My five-year-old’s school has a lovely fall tradition. On Harvest Day, early each October, the classes take part in an epic baking, crafting, and pickling marathon, with mixed-age groups rotating through apple pie baking, Irish soda bread mixing, salsa and pickle making, and fridge magnet construction. In the school lobby, a large bin has been filled up with harvest-themed donations for the less fortunate: the fruit, vegetables, baked goods, and preserves collected there will be arranged in gift baskets by small hands and distributed over Thanksgiving weekend.
This year, I volunteered to help out at the pickling station (aka the second grade classroom), a place I know well. It’s 8:45 a.m.: the two brave teachers in charge have set out enough cucumbers, peppers, onions, and brine ingredients for 70 bottles of sweet mixed pickle. At the end of the school day, these bottles, along with other foods created today, will be available for sale in the school lunchroom when parents arrive to collect their kids.
“Who wants to chop vegetables?” asks the teacher as ten of the smallest hands shoot up. Their older-grade buddies, the ones with presumable knife experience, are less enthusiastic.
“Me! Me! I know how to use a knife!” shrieks a voice belonging to a five-year-old.
I eye the small sous-chef and ask, “Have you really used a knife before?”
“Yup. All the time.”
“You’re sure? We don’t want any pickled fingers to end up in the jars.”
The chopping begins. Covered in garbage-bag sized plastic aprons, the kids are generally careful cutters, dicing the veggies methodically. I’m not seeing a lot of floor drops, either. It amazes me how neat and organized many kids this age can be.
“I’m not emotional about vegetables,” says one laconic but tearful ten-year-old. “It’s just the onions.”
“I figured out in grade three that the school is just using us as child labour,” says another. “When I’m older, I want to be a mechanical engineer and design a robot that can do this kind of work for me!” A worthwhile goal, indeed.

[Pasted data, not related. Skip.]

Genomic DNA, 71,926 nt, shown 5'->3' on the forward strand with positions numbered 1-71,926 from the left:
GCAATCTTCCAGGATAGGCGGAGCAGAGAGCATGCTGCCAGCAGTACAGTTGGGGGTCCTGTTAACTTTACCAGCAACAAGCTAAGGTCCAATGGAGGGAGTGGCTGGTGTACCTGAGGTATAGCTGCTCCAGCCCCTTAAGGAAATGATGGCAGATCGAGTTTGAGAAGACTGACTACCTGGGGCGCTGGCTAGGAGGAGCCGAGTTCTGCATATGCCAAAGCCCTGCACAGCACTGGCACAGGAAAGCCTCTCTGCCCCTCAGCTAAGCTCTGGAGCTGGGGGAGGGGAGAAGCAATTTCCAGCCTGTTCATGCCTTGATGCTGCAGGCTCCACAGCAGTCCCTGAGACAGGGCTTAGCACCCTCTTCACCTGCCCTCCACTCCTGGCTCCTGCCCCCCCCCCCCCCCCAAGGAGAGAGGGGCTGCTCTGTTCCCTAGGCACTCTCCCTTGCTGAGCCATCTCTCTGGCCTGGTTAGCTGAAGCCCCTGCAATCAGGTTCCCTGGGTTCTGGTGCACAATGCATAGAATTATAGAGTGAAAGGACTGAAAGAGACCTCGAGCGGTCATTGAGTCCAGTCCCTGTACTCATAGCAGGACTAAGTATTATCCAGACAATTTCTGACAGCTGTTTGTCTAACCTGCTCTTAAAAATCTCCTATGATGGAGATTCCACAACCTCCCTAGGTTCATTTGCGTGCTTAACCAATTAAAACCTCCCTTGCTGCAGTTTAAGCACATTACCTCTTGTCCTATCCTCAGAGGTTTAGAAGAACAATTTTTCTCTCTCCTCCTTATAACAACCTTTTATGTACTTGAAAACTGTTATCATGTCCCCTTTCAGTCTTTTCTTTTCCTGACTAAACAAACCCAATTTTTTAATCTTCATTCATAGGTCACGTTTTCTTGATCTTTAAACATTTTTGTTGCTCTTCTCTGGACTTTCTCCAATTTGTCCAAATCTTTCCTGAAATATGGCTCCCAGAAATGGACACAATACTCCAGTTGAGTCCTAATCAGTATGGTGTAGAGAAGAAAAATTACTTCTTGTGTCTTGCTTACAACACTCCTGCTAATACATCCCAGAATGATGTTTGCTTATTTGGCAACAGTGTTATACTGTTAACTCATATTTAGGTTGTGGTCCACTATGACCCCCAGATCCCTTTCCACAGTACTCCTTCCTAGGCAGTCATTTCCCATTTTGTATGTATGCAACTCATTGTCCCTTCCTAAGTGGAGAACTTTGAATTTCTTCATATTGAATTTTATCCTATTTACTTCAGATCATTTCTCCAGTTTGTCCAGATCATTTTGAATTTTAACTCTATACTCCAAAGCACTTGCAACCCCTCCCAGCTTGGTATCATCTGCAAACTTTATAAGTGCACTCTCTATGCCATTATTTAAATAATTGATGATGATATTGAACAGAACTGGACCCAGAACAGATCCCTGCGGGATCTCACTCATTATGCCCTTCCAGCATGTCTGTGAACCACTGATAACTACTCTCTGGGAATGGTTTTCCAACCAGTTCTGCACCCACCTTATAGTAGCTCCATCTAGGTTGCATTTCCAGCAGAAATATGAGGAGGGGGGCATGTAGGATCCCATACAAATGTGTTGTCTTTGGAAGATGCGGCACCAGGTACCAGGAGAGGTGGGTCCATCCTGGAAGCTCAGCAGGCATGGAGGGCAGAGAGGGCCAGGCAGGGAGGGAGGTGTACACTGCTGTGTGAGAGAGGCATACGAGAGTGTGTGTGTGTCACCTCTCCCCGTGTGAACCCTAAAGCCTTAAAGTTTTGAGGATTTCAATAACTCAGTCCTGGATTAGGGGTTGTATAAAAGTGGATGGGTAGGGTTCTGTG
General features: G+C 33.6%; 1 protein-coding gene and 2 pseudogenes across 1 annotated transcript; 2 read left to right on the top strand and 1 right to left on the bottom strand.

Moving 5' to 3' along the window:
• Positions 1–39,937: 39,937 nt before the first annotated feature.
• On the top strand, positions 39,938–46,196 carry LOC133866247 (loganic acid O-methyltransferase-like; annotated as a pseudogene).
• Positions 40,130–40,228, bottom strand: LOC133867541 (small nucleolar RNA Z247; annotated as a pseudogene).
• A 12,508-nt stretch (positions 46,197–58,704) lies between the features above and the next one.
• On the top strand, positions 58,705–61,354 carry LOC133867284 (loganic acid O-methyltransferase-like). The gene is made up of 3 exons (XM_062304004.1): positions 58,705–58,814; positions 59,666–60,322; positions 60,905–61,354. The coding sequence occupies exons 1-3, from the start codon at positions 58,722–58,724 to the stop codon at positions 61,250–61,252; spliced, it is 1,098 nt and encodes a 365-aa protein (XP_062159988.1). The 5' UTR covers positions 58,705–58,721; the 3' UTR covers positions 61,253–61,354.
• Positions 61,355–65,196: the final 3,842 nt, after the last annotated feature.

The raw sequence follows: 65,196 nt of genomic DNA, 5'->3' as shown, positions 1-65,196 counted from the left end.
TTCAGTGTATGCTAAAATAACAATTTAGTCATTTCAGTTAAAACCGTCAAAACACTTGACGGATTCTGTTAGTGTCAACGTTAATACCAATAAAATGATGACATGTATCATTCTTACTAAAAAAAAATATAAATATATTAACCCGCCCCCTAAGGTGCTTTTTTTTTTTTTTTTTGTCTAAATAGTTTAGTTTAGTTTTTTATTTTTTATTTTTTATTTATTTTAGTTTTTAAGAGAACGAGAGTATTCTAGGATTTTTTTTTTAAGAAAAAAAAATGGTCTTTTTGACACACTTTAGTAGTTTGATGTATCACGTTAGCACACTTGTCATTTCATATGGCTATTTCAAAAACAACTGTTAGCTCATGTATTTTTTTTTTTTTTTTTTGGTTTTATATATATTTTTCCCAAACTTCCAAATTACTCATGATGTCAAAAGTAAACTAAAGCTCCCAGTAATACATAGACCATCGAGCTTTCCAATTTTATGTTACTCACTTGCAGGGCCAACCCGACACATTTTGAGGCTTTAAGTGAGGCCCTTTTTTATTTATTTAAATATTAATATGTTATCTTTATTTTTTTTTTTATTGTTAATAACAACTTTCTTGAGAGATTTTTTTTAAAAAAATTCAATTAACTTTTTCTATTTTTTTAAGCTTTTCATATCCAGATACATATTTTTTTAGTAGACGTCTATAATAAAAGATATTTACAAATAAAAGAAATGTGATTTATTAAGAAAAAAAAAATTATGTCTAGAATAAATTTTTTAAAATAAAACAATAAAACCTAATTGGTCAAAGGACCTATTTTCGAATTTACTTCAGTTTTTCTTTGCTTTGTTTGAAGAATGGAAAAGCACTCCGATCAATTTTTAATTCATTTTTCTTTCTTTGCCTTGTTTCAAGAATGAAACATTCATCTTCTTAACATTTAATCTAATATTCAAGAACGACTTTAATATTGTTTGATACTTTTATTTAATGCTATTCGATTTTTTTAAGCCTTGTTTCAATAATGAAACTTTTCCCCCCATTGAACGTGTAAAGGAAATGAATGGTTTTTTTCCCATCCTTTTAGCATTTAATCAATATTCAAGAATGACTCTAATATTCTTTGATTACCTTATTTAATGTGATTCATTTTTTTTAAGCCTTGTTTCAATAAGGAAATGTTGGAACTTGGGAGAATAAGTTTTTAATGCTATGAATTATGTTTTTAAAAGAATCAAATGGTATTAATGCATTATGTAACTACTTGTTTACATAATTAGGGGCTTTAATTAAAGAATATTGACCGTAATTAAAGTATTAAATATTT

As for the pungent smell of vinegar permeating the classroom, opinion is divided. Some kids breathe it in with delight, while others cover their noses. One adorable kindergartner can’t stop smiling as he mixes the brine, confiding in us that pickles are his favorite thing, especially pickled cauliflower.
For myself, I am thrilled that these kids are getting a taste of what their ancestors spent every autumn of their lives engaged in: preserving the good things of the earth for the long winter ahead. Self-sufficiency, thrift, and manual skills are all happy side effects of Harvest Day, and the pride in their work is obvious as the small chefs survey their day’s work in the lunchroom at the end of the day.
No missing fingers in those jars either!
Norah’s Mustard Pickles
Norah Armstrong, who was born around 1880, was a friend and relative of my great-grandparents, but her real claim to fame in her home community was these pickles. Some of the ingredients (notably curry powder) might have seemed quite exotic to Victorian-era cooks! The recipe has stood the test of time, earning a double-underlined “good!” in my grandmother’s recipe book.
Because the measures for the vegetables in the recipe are somewhat inexact, I’ve found that doubling the measurements for the dressing is a good idea so each bottle gets enough liquid coverage. The flavour is lovely and once you’ve eaten all the pickles, you can use the leftover sauce in place of honey mustard. It’s really nice with ham.
2 quarts cukes
½ head cabbage
3 pints onions
2 heads celery
2 small red peppers
4 cups brown sugar
2 quarts cider vinegar
1 Tbs turmeric
1 cup white flour
1 tsp mustard seed
1 tsp celery seed
1 tsp curry powder
½ tsp mixed pickling spice
6 Tbs dry mustard
Cut vegetables into desired sized chunks and allow to sit overnight in salt water (1 cup salt to 1 gallon water ratio). The next day, prepare the dressing in a heavy-bottomed pan; it scorches really easily! Use a whisk to blend flour into the vinegar and all other ingredients. Boil gently until mixture thickens, then drain the vegetables and add to the dressing.
Add hot pickle to sterilized jars (also hot) and seal with warmed lids. A canning book would insist on giving them a boiling water bath—I think this makes them too mushy.
Makes between 20 and 24 pints.
Cut vegetables into desired sized chunks and allow to sit overnight in salt water (1 cup salt to 1 gallon water ratio). The next day, prepare the dressing in a heavy-bottomed pot, like a Maslin pan; it scorches really easily! Use a whisk to blend flour into the vinegar and all other ingredients. Boil gently until mixture thickens, then drain the vegetables and add to the dressing.
Add hot pickle to clean pint jars and process in a boiling water bath for 10 minutes.
Makes between 20 and 24 pints.